Wayne Chapman's Release Sparks Renewed Push for Tougher Laws - NBC10 Boston

Wayne Chapman's Release Sparks Renewed Push for Tougher Laws

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    NEWSLETTERS

    Push for Stronger Laws After Chapman Case

    Convicted child rapist Wayne Chapman is a free man, but his case is raising concerns.

    (Published Wednesday, Aug. 21, 2019)

    After a convicted sex offender was released from custody this month, prosecutors are urging the state to change the law that allowed him to get out.

    Wayne Chapman, 71, was able to go free after he was acquitted of lewdness charges in Middlesex Superior Court. The verdict allowed him to leave prison after 40 years because of a decision from two state doctors who ruled Chapman was no longer sexually dangerous, which enabled him to leave a civil commitment.

    "I think that person shows that he has a history of hurting people. He has a history of hurting young boys and destroying lives," said Plymouth County District Attorney Tim Cruz.

    Since last year, Cruz has been asking the legislature to support a proposal from Gov. Charlie Baker, which states that defendants, like Chapman, would have to go before a judge or jury before they are deemed safe for release.

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    "If you put those facts in front of a jury, I'm confident that they're going to find this individual as a sexually dangerous person," Cruz said. "Doesn't it make more sense for us to have a hearing?"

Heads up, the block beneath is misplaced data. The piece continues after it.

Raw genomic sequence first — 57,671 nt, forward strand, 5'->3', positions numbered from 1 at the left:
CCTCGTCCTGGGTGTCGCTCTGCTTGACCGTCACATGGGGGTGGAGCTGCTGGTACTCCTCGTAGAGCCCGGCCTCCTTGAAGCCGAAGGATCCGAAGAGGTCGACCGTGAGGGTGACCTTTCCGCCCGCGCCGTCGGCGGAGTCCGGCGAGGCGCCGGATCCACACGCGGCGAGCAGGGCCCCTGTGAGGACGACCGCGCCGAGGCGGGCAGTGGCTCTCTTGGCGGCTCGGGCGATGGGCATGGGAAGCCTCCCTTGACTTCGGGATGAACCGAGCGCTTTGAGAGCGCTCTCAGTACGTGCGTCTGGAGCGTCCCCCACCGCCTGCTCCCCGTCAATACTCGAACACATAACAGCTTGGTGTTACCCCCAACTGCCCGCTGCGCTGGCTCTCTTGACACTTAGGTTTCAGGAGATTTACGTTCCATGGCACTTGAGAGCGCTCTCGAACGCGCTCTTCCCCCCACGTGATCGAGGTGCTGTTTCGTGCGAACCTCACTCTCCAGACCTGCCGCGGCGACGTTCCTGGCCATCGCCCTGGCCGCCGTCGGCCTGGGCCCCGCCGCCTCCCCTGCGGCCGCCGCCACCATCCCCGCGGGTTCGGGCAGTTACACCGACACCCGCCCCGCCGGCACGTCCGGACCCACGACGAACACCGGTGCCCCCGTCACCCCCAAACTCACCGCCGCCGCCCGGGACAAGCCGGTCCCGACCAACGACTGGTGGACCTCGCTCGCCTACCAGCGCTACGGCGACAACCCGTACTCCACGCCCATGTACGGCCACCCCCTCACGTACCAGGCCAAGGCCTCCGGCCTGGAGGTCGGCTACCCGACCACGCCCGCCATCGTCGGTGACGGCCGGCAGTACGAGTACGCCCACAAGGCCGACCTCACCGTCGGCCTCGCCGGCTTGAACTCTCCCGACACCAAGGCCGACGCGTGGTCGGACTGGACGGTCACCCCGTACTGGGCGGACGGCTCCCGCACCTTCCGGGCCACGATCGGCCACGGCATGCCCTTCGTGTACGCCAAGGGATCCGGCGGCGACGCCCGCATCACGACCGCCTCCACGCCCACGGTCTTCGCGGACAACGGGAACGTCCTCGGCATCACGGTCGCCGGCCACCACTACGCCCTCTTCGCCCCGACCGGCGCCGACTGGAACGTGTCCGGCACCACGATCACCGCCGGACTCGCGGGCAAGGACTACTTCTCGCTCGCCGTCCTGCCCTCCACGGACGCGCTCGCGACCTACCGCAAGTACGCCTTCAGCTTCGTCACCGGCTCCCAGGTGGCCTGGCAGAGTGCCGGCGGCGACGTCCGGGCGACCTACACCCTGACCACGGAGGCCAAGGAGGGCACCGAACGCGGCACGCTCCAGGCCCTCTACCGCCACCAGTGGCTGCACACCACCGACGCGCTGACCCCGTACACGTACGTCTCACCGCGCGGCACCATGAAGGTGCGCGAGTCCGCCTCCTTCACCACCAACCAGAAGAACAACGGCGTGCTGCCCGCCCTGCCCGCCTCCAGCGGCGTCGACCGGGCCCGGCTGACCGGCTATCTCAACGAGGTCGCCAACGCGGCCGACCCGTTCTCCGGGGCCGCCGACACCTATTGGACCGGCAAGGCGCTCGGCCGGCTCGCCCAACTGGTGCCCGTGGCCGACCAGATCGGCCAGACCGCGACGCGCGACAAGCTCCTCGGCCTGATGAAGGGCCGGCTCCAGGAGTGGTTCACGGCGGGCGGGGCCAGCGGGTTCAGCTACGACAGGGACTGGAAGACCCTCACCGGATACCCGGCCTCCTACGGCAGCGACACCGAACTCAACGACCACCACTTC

However, lawmakers failed to act on the proposal last year, prompting Baker to refile it. The proposal is currently sitting in the Joint Judiciary Committee, which currently has no plans to review it.

    "We have a statute that's working. It's really unnecessary," said defense attorney Pasqua Scibelli.

    Since the law established its procedure for releasing sexually dangerous people from civil commitment, Scibelli said it has worked. According to data from the Department of Corrections, roughly 50 people have been released from commitment in a manner similar to Chapman, which entails the agreement of two doctors. If there is a disagreement, the case goes to a jury.

    "There's a lot of emotion around these issues and I think that's what is driving this," Scibelli said. "It's not based on evidence or any facts."

    But the facts of Chapman's case warrant further review, according to Cruz.

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    "There's a very small percentage of truly evil people that have to be dealt with. And they have to be removed from the streets," Cruz said. "I put Wayne Chapman in there."


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